Nick C February 2016

Creating a Data Frame of the Number of Pairings based on an Event Column

I have a data frame that contains one column which indicates an event ID. There is another column that indicates the products used in that event. Each product would only be used one time for an event and each event contains at least one product. I would like to know how many times each product is used with every other product. Some sample data is below:

set.seed(1)
events <- paste('Event ', sample(1:4, size = 15, replace = TRUE), sep = '')
events <- events[order(events)]

prods <- paste('Product ', c(1, 2, 3, 4, 1, 5, 6, 2, 4, 6, 7, 1, 2, 3, 5))

test_data <- data.frame(events, prods)
test_data
  events      prods
1  Event 1 Product  1
2  Event 1 Product  2
3  Event 1 Product  3
4  Event 1 Product  4
5  Event 2 Product  1
6  Event 2 Product  5
7  Event 2 Product  6
8  Event 3 Product  2
9  Event 3 Product  4
10 Event 3 Product  6
11 Event 3 Product  7
12 Event 4 Product  1
13 Event 4 Product  2
14 Event 4 Product  3
15 Event 4 Product  5

Product 1 and Product 2 occur in the same event twice (Event 1 and Event 4). So I would want to return a '2' for that match. Product 1 and Product 7 never occur in the same event, so I'd want to return a 0 for that pair. For 'matches' between the same item, I am comfortable returning the total number of times that product is used.

There are two formats that are possible and I don't have a preference for which I'd like to see returned.

  1. A short and fat data frame that has the products running across the tops as column headers and the side as row headers. The body of this data frame would be populated by the number of matches.
  2. A long, narrow data frame where there are two columns that will serve to represent all possible combinations of Product pairings and then a third column representing the number of times they match.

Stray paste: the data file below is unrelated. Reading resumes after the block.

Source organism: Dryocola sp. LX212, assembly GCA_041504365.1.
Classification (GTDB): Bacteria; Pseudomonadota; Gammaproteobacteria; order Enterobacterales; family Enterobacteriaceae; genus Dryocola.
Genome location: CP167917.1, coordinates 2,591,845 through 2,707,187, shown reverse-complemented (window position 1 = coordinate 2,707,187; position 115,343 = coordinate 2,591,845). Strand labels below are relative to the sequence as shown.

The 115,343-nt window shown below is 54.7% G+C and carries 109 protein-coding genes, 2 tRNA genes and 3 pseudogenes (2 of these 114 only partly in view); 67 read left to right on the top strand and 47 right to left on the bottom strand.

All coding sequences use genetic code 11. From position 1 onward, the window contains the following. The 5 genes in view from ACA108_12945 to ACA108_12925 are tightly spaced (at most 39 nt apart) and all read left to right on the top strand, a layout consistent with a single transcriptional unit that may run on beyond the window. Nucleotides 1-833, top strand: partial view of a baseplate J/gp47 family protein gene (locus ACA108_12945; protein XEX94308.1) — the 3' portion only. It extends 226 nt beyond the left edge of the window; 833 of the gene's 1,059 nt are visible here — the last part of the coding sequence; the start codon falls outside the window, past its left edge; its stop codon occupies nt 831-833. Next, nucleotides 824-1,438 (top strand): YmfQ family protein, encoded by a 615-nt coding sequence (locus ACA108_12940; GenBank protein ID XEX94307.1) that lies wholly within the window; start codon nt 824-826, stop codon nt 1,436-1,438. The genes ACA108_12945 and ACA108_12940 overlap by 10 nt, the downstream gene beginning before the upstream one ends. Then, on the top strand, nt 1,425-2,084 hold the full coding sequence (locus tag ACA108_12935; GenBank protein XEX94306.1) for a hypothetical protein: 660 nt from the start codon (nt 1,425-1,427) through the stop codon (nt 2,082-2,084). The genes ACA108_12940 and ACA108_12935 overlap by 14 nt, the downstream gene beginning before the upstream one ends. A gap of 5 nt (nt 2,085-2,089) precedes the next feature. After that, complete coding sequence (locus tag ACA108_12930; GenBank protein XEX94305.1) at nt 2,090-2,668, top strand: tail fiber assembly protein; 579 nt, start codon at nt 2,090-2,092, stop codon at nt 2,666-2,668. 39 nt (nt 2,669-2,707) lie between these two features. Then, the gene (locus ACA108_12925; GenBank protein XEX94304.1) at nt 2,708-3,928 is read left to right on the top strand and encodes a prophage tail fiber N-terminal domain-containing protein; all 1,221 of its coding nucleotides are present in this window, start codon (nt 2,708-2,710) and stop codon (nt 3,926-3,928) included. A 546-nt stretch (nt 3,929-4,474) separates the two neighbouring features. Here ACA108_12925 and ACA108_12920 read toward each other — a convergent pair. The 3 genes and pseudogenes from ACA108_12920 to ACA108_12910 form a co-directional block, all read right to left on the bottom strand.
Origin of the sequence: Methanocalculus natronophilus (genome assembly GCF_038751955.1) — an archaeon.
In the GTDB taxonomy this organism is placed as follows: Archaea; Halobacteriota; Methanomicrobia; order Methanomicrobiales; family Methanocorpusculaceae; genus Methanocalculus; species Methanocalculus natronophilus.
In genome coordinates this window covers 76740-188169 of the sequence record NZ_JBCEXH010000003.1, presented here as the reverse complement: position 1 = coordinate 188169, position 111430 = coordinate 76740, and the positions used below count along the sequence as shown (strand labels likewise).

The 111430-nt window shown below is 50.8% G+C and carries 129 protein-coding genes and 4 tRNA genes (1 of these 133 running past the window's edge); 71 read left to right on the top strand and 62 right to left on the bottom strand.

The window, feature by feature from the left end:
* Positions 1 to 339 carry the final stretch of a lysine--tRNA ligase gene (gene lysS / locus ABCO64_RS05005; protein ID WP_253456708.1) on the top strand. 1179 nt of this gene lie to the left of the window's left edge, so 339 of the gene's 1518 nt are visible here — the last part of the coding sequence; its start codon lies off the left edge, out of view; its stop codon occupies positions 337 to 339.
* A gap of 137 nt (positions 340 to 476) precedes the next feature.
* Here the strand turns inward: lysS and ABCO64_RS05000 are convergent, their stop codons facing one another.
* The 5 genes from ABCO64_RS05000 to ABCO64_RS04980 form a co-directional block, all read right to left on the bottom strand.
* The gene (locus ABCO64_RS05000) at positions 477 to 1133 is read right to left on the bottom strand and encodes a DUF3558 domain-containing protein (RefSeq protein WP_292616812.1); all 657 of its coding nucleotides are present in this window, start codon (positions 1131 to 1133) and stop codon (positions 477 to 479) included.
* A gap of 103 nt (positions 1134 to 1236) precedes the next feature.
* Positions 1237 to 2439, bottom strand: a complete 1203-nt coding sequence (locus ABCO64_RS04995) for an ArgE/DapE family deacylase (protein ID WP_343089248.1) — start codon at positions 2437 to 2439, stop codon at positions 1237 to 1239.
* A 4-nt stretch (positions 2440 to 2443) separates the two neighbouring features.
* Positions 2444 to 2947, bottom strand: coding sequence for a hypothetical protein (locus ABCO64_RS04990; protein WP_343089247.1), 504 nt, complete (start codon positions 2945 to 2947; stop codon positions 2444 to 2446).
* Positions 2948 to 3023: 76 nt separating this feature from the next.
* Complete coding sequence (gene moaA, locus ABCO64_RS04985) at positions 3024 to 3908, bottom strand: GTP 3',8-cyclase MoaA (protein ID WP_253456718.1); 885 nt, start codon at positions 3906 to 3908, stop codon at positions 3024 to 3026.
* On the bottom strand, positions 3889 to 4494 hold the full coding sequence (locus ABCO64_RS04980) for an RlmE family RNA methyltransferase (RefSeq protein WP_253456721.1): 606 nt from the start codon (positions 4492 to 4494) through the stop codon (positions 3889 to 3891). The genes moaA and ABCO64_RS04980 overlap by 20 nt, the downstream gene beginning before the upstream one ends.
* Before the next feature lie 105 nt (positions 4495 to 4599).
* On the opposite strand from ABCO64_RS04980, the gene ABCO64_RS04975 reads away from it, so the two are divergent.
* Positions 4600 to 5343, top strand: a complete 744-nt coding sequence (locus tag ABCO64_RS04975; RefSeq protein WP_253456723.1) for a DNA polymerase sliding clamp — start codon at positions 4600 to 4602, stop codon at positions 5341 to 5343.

I have been experimenting with expand.grid with nothing to show for it.

Thank you!

Answers


lukeA February 2016

Maybe this is using a sledgehammer to crack a nut, but you could mine (frequent) item sets, which comes with other fancy stuff. It could work like this:

library(arules)
library(reshape2)
mat <- as(sapply(dcast(test_data, events~prods, fun.aggregate = length, value.var="prods")[, -1], as.logical), "transactions")
sets <- apriori(trans, parameter = list(supp = 0, conf = 0, minlen = 2, maxlen = 2, target = "frequent itemsets"))
df <- as(sets, "data.frame")
subset(transform(df, n=support*nrow(trans)), n>0, -support)
#                      items n
# 2  {Product  6,Product  7} 1
# 4  {Product  4,Product  7} 1
# 6  {Product  2,Product  7} 1
# 7  {Product  5,Product  6} 1
# 8  {Product  3,Product  5} 1
# 10 {Product  1,Product  5} 2
# 11 {Product  2,Product  5} 1
# 13 {Product  4,Product  6} 1
# 14 {Product  1,Product  6} 1
# 15 {Product  2,Product  6} 1
# 16 {Product  3,Product  4} 1
# 17 {Product  1,Product  3} 2
# 18 {Product  2,Product  3} 2
# 19 {Product  1,Product  4} 1
# 20 {Product  2,Product  4} 2
# 21 {Product  1,Product  2} 2

The support value shows you the percentage of events in which both products were included. I multiplied it with the number of transactions to get your frequency count.


thelatemail February 2016

Split prods by events and then calculate all the combn-inations, then aggregate to get the count of each combination.

out <- t(do.call(cbind,
  lapply(split(as.character(test_data$prods), test_data$events), combn, 2))
)
aggregate(count ~ . , data=transform(out,count=1), FUN=sum)

#           X1         X2 count
#1  Product  1 Product  2     2
#2  Product  1 Product  3     2
#3  Product  2 Product  3     2
#4  Product  1 Product  4     1
#5  Product  2 Product  4     2
#6  Product  3 Product  4     1
#7  Product  1 Product  5     2
#8  Product  2 Product  5     1
#9  Product  3 Product  5     1
#10 Product  1 Product  6     1
#11 Product  2 Product  6     1
#12 Product  4 Product  6     1
#13 Product  5 Product  6     1
#14 Product  2 Product  7     1
#15 Product  4 Product  7     1
#16 Product  6 Product  7     1

Post Status

Asked in February 2016
Viewed 2,866 times
Voted 4
Answered 2 times

Search




Leave an answer